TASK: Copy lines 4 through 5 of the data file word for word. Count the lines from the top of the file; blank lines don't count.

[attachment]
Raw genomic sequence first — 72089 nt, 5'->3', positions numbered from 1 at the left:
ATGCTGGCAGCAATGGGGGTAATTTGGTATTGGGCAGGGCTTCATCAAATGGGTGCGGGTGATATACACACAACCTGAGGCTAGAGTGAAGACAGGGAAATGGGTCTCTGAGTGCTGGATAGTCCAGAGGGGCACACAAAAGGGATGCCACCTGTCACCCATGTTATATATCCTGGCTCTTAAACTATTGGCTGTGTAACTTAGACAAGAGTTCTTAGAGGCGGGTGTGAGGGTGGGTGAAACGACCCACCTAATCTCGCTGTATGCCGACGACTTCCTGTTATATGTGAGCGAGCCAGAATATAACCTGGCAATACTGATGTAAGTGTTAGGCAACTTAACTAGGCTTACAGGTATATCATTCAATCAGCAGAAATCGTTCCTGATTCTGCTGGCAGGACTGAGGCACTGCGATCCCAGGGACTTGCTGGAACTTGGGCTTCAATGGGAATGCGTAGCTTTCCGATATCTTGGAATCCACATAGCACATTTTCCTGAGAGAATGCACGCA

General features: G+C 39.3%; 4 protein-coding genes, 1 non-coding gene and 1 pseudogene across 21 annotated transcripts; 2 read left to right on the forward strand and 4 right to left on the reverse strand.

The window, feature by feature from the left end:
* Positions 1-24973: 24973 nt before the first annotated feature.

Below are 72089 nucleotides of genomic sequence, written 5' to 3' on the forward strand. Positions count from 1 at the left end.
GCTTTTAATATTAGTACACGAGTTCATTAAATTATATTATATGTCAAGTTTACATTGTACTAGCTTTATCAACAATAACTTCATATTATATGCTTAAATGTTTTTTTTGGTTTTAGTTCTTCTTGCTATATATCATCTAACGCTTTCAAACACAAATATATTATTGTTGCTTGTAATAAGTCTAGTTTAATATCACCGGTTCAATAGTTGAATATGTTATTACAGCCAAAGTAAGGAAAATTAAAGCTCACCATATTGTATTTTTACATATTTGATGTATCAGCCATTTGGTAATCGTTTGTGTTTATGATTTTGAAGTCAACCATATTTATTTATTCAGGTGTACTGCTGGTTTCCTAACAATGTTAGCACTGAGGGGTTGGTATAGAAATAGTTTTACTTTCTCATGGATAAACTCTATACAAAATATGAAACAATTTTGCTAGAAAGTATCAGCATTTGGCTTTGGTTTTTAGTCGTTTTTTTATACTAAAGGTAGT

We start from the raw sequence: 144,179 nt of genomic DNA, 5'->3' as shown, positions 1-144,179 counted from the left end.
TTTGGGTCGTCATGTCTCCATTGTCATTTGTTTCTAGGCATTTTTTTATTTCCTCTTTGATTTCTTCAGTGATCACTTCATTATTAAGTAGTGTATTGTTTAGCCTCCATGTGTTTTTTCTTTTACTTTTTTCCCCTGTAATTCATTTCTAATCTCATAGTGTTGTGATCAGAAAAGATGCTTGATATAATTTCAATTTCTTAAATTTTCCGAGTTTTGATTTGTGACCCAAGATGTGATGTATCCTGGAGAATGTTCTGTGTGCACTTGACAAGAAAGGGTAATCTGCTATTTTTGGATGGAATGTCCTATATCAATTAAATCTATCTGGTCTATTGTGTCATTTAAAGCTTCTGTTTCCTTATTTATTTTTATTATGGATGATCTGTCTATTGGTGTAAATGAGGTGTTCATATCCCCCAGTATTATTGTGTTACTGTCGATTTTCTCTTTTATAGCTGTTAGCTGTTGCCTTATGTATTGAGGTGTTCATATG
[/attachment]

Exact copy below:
The window, feature by feature from the left end:
* Positions 1-24973: 24973 nt before the first annotated feature.